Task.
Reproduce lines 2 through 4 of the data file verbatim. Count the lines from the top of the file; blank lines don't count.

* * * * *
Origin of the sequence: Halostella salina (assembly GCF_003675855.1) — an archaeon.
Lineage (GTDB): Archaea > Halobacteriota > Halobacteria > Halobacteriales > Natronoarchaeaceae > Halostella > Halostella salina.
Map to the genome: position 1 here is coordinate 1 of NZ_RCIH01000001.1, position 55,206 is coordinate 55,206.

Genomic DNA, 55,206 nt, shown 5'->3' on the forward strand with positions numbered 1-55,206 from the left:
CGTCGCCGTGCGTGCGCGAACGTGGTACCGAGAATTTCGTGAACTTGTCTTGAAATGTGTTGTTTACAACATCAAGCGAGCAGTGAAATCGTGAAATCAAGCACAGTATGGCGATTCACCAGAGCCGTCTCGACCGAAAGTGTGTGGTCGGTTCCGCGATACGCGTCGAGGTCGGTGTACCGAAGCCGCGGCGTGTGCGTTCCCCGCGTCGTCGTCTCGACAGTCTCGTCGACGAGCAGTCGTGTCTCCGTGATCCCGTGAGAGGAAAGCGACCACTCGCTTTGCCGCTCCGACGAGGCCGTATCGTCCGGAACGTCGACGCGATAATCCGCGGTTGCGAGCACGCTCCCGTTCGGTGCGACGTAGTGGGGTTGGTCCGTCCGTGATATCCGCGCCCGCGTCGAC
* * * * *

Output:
Lineage (GTDB): Archaea > Halobacteriota > Halobacteria > Halobacteriales > Natronoarchaeaceae > Halostella > Halostella salina.
Map to the genome: position 1 here is coordinate 1 of NZ_RCIH01000001.1, position 55,206 is coordinate 55,206.

Genomic DNA, 55,206 nt, shown 5'->3' on the forward strand with positions numbered 1-55,206 from the left: